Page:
The future King of Denmark, Frederick VIII, Empress Elisabeth of Austria, King Francis II of the Two-Sicilies, Queen Victoria, the Prince of Wales, the Emperor of Brazil Don Pedro and the Grand Dukes of Russia came to Monte-Carlo, all rivalling in luxury and magnificence.
At this time, Escoffier’s menus were often created in homage to the great ladies of this society: Réjane salad, Rachel Mignonnettes of quail, Pears Mary Garden, Poularde Adelina Patti, Coupe Yvette, Strawberries Sarah Bernhardt, Peach Melba...
This period would last seven years, until April 1890 when Ritz took over the “Savoy Hotel” in London, which had opened a year earlier. He entrusted the running of the kitchens and restaurant to Escoffier. They remained there until 1897 and made this Hotel the most sumptuous in Europe, frequented by a rich and royal clientele.
The Savoy Hotel
The “Savoy” shone with unprecedented brightness and its cuisine acquired international fame. It would be frequented by all the European aristocracy, the “kings” of American industry, and the greatest artists of the time, used to the refinement of César Ritz’s hotels and Escoffier’s cuisine. The Castellanes, the Breteuils, the Sagans, the Radziwills, the Rudinis, the Vanderbilts, Sarah Bernhardt and Nellie Melba would follow suit. It was for this famous Australian singer that in 1894 Auguste Escoffier would create his most famous desert, the “Peach Swan”, in homage to her talent after hearing her in Wagner’s Lohengrin at Covent Garden. This desert became the “Peach Melba” on the inauguration of the Carlton Hotel in London in 1899.
This is where he invented the set price menu, for a minimum of four people, which quickly met with success among the Carlton’s demanding and busy clientele.
Wishing to promote French products in as far as possible, he had 4500 pounds of butter delivered from Normandy and Brittany every month, went to Lauris (in Provence) to encourage farmers to grow green asparagus instead of white, as the English preferred this. He did the same for peaches from the Rhone valley. He introduced London’s poultry farmers to the Rouen duck, which couldn’t be found there at the time. He managed to have tinned crushed tomatoes, a recipe he had developed during his time at the “Petit Moulin Rouge” produced and delivered by a fruit and vegetable preserving company.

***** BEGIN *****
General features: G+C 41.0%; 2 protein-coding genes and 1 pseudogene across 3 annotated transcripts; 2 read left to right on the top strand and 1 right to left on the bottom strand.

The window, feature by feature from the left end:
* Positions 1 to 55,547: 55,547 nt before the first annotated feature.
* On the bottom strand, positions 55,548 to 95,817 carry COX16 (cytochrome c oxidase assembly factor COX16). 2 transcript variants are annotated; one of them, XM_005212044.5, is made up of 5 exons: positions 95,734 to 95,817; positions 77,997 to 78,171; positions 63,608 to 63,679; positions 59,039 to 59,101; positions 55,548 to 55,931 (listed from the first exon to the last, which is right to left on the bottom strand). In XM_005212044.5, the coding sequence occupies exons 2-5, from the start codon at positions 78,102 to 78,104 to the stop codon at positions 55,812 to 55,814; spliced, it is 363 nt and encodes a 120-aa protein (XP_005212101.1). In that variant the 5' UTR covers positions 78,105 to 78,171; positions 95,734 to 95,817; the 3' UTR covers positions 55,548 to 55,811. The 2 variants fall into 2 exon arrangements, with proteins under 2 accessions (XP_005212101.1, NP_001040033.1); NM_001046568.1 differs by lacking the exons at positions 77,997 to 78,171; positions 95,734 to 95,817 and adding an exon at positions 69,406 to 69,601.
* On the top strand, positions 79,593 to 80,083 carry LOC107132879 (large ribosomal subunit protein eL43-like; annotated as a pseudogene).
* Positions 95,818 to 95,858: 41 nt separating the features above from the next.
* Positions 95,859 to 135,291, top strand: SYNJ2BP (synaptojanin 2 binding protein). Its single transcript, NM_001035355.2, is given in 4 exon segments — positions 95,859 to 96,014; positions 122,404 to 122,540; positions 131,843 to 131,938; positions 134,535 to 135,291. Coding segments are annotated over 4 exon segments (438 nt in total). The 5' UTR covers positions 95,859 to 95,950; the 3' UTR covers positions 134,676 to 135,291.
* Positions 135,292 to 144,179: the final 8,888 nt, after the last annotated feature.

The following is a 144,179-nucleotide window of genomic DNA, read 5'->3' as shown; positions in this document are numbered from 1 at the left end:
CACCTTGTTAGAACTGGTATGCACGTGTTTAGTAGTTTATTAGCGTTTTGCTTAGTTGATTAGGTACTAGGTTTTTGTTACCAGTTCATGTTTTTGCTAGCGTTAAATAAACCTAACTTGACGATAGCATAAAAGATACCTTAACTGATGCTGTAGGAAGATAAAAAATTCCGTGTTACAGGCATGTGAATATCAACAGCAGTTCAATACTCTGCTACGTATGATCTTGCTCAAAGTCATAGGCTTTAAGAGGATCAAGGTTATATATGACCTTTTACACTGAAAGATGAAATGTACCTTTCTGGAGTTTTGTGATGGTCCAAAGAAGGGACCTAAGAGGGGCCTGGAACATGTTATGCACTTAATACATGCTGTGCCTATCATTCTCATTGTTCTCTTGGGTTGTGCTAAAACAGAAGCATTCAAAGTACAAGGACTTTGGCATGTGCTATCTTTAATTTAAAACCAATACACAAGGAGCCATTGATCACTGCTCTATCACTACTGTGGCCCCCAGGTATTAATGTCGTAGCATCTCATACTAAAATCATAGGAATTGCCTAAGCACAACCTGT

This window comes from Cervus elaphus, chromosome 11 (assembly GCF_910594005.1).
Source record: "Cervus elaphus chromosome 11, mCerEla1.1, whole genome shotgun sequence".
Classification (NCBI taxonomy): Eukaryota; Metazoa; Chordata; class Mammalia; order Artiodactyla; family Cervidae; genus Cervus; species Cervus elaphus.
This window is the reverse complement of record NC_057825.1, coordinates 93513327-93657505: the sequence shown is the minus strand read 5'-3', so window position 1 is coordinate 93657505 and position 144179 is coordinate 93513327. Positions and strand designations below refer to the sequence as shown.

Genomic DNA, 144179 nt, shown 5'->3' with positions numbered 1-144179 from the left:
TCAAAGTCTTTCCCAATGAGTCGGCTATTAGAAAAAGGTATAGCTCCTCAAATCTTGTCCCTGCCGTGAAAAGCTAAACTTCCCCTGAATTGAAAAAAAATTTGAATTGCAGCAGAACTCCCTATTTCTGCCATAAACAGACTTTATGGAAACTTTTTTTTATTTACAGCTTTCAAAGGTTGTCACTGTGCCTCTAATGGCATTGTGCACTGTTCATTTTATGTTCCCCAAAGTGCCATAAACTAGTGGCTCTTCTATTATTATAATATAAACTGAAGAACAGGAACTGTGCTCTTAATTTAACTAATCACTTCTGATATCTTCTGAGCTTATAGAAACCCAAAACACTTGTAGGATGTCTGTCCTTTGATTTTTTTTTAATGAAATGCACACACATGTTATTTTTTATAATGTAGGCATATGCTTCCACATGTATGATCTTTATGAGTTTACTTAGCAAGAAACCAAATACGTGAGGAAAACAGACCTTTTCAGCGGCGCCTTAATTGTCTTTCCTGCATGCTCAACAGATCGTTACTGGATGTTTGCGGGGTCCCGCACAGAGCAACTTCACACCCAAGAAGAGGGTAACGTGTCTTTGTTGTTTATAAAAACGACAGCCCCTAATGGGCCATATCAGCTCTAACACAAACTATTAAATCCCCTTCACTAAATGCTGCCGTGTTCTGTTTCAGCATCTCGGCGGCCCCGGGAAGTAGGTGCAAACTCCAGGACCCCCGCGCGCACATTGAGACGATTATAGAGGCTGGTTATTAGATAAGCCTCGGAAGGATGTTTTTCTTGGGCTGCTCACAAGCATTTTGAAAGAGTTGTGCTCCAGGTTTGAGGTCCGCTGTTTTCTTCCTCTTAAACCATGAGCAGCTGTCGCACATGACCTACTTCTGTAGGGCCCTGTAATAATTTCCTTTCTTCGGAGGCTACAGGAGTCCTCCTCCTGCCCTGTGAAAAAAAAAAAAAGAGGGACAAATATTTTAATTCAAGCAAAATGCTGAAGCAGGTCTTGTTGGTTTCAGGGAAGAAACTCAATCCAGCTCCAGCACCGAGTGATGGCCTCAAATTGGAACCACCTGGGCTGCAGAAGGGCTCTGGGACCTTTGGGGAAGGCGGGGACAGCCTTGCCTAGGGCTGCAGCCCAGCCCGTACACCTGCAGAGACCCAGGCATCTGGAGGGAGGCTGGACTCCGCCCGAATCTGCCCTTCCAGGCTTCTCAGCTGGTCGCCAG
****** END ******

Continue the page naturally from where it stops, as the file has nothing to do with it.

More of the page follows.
He even managed, during a great ball for 600 people, to serve a cold dish called “Aurora Nymphs’ Legs”, happy to have the English - who called the French people “froggies” - unknowingly eat frogs leg’s, with a little help from the Prince of Wales who adored them!
The birth of the Ritz Hotel
César Ritz and Auguste Escoffier left the Savoy with some of their colleagues in March 1897 following tension with the hotel’s managers, Ritz already having the plan to open the first establishment to bear his name at Place Vendôme in Paris. The Prince of Wales, the future King Edward VII, publicly said of César Ritz: "Where Ritz goes, we shall follow"!
In fact, he created his own company, the Ritz Development Co., in which Escoffier was a partner. The Ritz Hotel fully expressed his revolutionary ideas on hospitality, his desire for comfort and hygiene and his organizational genius. Escoffier supervised the design and organization of the kitchens.
At the same time, the delay in building the Carlton Hotel in London served César Ritz’s luxury project.
The “Ritz” was opened with a sumptuous gala on 5 June 1898, and was a triumph. The most famous people in the world joined with Parisian society for this occasion.
Marcel Proust, the Duc de Levis Mirepoix, Gordon Bennet, Santos Dumont, Boni de Castellane…impossible to list the names of all the hundreds of people, the VIPs of the time who then came to the Ritz, the fashionable meeting place that guaranteed supreme elegance.